I was smiling and excited but deep inside I was afraid of the next phase of life. Would I be happy? I was so worried but was afraid of telling them. I wasn’t even sure whether to face my demons or quit. Wouldn’t I have wasted my six years in school, my parent’s money?

    Being so brilliant, I landed a job with ease. Maybe this was my career all along. Or let me say my mother’s prayers guided me and I should not have second-guessed her. I worked for two years, saving lives and losing some.

    Washing the blood from my hands after surgery and attending therapy classes after losing patients. Hugging family members as they cry on my shoulders. Partying with my clients and receiving gifts after saving lives. Rushing to the hospital at 2 am for emergencies and listening to cases day in and day out. 

    By the way, I used to earn a six-figure salary and had accomplished all life’s goals. My wife and I had two children. I was driving a high-end car, had my own home but I was not happy. I felt like a part of me was missing. 

    On one Saturday evening, my car broke near a church in Hurlingham where I had taken Dee out. As we waited for the mechanic, she asked us to join a newly wedded couple who were celebrating their day at the reception. We sat at the far end, her hand held in mine as we admired the event. 

    “I love you Dee and I will marry you. In fact, we shall have a bigger event than this one,” I said as she smiled and rested her head on my shoulders. The DJ announced that the musician set to perform was stranded in the traffic hence there won’t be a live performance for the day, to the bewilderment of the couple. 

    “You can do it, babe,” Dee whispered but I was reluctant. She wanted me to sing at an event where I was a total stranger. She pushed me to it and I volunteered. Anyways, the mechanic was stuck in traffic too. 

    We synced with the band and it was amazing entertaining strangers. I couldn’t believe I was the one singing on the stage. I even got the chance to do my own originals and they were astounded by the gift I possessed. Furthermore, they were shocked that I was just a passer-by and hadn’t been invited. 


    A little chit-chat with the groom changed my life. I narrated reasons why I had never ventured into music and why I wasn’t happy with my career. “Young man, don’t waste your life. Check out this amazing platform called Craydel and follow your dreams,” he advised. 

    Craydel is a platform offering access to career guidance, courses and institutions across Africa and the world. The groom stated that the platform offers a scientific career match assessment to help rethink career choices.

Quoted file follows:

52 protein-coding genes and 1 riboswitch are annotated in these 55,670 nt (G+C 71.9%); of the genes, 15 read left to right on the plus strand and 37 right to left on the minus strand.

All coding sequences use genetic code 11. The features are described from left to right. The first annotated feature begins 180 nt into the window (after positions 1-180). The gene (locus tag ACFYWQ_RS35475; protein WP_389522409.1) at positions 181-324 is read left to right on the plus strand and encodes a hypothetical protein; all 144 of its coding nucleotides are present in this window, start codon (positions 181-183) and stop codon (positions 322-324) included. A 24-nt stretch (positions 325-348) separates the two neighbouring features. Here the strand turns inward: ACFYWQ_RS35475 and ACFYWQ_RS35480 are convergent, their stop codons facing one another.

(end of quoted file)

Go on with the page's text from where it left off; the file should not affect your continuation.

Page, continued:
He assisted me to log into the website and ensured that I directly went to the career guidance section. The Career Match Assessment has been meticulously designed by a panel of experienced clinical psychologists and career counsellors. The assessment is based on scientific psychometric models that are suitable for individuals from any age group who are looking to discover or rediscover their ideal career options.

    “How much should we pay you for performing tonight? You saved our day,” the groom asked as he walked Dee and I to our fixed car. “Nothing! We enjoyed the night and your introduction to Craydel has changed my life. I know what to do with my life,” I said before we exchanged contacts. Some chance encounters are life-saving. 

    I browsed the courses and settled on studying music. And yes I quit my job. On Craydel, I clicked the “Buy Online” and left my details for the team to contact me. Four years later I am one of the most followed musicians in Kenya, an award-winning artist. 

    My parents supported me and even introduced my relatives to Craydel. “We have to change this narrative where the process of making career, course and university choices remains guided by peer groups, family and societal pressures and biases,” my mother acknowledged. 

    Let me run and perform my hit songs. Linda will be mad with me as I have kept the fans waiting. I can feel the adrenaline but seeing Dee and my kids in the audience is enough to calm me down. Oh! I almost forgot. Dee and I are getting married after dating for 12 years and I will send you all an invitation card. Don’t ask me why it has taken 12 years haa! That’s a story for another day.